I didn't have to worry about breaking them in at any rate. Or worry about stains. All done for me, in advance of my "ownership," by anonymous people. pre DNA, I had no idea what "it" was that couldn't be washed away. talk about "ready to wear." Or stone washed. or patches. We were WAY ahead of the trend curve . . .

    All five of us had the same first communion suit. My mother, I think, bought it new for my oldest brother. there were more pins in that suit than there was fabric by the time it got to me.

    ZN: <<I suppose that in your new family you also did not escape the nightly Rosary to pray for peace, kneeling together in the living room.>>

    Yes, we prayed south of mission. Mostly at church, which was nearby. efforts to get us to say the rosary generally did not work. There were devotions, stations, first fridays, special masses for the dead, the living, the missing, those in limbo, those hoping to get to limbo on their way to (1) heaven or (2) elsehwere, Italians, irish, those not mentioned, plus that catch all "special intentions."

    ZN: << Did you also sing in the St. Aloysius Grade School Choir? >>

    Obviously you are of the female persuasion. I wouldn't be caught dead singing in a choir. Although I was caught and forced into singing (mouthing the words) once or twice for recitals. We served mass, drank from the cruets before mass and occasionally used this fine special blend to wash down a (unblessed) wafer or two to keep a body and soul together (so to speak) on a cold day. Or a warm day for that matter.

    << If you died in St. Al's Parish, you'd at least have the St. Al's choir to give you an escort to the gates of Paradise.>>

    if we were lucky, we servers also got a buck or two for serving at funerals/weddings etc. If we didn't we went to the reception anyway.

    Come to think of it, we went to the most receptions anyway, whether we served or not. Great place to see how the other half lived, grab a meal and generally be happy or sad with the crowd.

    A favorite time of the year was the Novena of grace. Served it, too, many times. And other times I sold Novena of grace booklets (pamphlets?).

    they were supposed to be 10 cents, if I remember correctly. However, we would NEVER have the right change, whether it was a quarter, a 50-cent piece or even a dollar.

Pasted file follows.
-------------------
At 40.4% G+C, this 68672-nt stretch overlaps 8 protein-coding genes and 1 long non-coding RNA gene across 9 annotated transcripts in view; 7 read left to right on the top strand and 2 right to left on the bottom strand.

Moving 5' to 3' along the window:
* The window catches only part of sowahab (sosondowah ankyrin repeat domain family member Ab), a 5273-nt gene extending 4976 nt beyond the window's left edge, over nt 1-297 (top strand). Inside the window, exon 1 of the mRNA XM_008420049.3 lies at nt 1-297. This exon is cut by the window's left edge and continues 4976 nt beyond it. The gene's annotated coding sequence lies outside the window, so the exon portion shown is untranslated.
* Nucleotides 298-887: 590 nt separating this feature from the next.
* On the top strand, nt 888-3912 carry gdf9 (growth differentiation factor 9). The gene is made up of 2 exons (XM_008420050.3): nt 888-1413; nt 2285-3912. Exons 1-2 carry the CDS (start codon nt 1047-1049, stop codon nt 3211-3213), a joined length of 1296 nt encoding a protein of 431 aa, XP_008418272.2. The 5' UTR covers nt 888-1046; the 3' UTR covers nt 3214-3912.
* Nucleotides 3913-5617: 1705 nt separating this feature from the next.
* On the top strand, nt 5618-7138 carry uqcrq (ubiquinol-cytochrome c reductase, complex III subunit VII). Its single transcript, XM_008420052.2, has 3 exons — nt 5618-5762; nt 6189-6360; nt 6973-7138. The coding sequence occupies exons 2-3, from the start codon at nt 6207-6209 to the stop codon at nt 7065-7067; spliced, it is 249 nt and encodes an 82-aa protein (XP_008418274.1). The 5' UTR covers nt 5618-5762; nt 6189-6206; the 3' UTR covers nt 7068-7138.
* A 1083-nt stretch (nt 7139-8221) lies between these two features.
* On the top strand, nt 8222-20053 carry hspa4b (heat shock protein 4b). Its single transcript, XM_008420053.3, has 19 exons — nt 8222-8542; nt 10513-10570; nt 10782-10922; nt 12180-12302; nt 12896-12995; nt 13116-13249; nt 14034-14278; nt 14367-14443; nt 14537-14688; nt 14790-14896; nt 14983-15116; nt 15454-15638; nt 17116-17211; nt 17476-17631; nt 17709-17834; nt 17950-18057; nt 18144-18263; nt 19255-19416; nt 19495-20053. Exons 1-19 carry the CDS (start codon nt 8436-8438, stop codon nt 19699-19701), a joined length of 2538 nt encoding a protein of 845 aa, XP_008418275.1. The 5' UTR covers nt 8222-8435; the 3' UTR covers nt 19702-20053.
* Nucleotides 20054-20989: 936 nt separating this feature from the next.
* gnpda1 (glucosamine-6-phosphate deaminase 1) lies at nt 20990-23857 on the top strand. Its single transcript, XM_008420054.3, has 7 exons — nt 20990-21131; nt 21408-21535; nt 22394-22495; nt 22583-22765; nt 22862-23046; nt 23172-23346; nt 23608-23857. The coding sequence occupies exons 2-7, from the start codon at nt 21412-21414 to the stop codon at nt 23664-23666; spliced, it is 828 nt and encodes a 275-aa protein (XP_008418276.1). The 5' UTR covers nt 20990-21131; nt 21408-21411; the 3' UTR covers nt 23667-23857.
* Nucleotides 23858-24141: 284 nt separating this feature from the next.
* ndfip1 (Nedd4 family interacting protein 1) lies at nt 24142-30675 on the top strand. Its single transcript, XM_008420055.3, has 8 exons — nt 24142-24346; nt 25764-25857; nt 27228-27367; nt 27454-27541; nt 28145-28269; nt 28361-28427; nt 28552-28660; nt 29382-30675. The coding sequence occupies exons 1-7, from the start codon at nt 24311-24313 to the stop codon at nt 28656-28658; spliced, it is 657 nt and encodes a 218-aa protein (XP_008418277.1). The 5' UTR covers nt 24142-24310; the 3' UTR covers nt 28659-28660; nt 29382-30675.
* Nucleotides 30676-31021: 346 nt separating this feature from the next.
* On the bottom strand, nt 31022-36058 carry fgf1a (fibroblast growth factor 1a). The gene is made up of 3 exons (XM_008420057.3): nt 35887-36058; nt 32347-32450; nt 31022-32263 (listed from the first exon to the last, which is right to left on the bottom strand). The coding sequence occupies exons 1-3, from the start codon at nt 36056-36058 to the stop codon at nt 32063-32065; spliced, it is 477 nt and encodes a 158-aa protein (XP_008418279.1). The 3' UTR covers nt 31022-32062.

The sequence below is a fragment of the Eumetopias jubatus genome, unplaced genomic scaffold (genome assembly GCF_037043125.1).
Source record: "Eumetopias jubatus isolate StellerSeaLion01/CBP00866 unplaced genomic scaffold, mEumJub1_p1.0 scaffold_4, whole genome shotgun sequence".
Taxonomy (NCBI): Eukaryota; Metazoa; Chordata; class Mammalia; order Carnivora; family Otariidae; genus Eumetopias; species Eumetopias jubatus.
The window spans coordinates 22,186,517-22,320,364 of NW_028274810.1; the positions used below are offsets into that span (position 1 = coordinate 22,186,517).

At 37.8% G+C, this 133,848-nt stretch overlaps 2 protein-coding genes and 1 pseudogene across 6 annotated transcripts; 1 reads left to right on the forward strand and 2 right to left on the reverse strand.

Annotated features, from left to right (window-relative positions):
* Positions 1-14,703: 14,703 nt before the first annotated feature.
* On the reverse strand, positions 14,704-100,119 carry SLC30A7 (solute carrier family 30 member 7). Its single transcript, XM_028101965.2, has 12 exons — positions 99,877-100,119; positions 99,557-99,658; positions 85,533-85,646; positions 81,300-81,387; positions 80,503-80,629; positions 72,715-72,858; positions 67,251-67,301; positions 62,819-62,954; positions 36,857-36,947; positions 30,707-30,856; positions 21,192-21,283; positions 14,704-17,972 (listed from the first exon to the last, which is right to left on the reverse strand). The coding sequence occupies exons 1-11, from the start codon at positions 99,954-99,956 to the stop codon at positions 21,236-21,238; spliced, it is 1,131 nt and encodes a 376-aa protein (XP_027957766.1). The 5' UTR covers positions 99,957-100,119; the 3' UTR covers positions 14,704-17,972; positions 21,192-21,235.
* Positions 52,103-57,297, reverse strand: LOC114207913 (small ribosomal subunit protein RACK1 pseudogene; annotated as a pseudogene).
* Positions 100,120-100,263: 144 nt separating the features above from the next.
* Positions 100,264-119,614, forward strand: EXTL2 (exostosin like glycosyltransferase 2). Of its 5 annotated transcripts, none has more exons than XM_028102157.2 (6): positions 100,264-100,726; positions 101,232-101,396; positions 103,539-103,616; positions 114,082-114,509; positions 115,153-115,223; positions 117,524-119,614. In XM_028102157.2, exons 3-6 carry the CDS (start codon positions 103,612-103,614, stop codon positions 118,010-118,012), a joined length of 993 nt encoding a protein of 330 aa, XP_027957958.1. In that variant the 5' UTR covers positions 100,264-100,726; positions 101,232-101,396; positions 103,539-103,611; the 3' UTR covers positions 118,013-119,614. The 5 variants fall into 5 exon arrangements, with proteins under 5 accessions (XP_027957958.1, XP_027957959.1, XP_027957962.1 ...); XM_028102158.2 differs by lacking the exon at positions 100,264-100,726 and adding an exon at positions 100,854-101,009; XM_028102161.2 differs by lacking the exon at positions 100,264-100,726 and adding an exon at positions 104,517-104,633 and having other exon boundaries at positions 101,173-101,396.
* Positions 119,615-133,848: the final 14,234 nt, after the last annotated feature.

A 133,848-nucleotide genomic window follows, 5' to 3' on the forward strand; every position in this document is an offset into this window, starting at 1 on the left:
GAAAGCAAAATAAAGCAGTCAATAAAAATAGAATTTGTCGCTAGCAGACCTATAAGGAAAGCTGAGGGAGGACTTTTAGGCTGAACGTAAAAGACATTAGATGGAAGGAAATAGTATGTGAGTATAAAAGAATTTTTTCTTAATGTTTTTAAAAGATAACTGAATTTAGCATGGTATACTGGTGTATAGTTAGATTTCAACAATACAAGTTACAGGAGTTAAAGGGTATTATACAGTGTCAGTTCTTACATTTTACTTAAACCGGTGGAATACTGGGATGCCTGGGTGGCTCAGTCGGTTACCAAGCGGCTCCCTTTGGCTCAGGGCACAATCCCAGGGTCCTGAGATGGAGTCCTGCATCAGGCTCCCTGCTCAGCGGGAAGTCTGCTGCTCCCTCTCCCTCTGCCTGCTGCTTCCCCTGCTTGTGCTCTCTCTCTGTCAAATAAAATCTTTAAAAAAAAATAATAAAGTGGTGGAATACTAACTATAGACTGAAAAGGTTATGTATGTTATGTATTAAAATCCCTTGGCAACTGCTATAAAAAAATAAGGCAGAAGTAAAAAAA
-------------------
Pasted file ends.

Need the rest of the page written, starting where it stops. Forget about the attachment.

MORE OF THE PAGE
that way folks would give us a quarter and wait for change. "Sorry," I'd say. "I haven't got any change."

    "Keep it," would always be the wonderful, profitable, retort.

    And I did.

    Nothing like a good shakedown to help a Novena attendee feel like he/she is entering the day's session with a giving, open spirit, I rationalized.

    Yes, we learned alot from the Jesuits. Most of it good. Some of it unintended (by them) about just exactly how to get a good Catholic to empty his wallet and feel good about it in the process.

  8. #83
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    Did you buy your uniform at Mrs. Hill's house on Indiana and Dakota, from the garage in back
    Hmmmmm, not sure I remember that, although there are faint memories of somebody having a biz like that. I do remember them having either samples or actual product lined up on tables in the cafeteria/auditorium when we did the annual registration. I also remember buying the required "salt and pepper" cords up at the JC Penney on Division near Indiana. I must have had it pretty good, I remember having two sets of cords, usually one was new, and the other leftover from the year before. Mom would buy them new with cuffs then let out the cuffs the next year if I grew. Most of us weren't exactly "fashion plates", esp with those tell tale thread lines and the "new" look of the fabric where the cuffs had been. I always had 3 shirts, a white one for special days, and usually a light blue one and a tan one for everyday use. Mom always got pretty agitated if I wore that white one on anything but a special day. Of course these were worn under the required (except for Sept and May) "V" neck Navy blue sweater. Girls of course didn't have so many options, theirs was always just a navy jumper with a white blouse, cardigan sweater optional. There were failed attempts from time to time to ban tennis shoes (the smell) and loggers (the supposed marks) Cleats of all sizes and shapes were of course banned. It was no problem matching socks, when everyone one of them was white. The only problem arose when for reasons unknown to me they would fail to make it to the dirty clothes pile, and they would have to be recycled without a wash.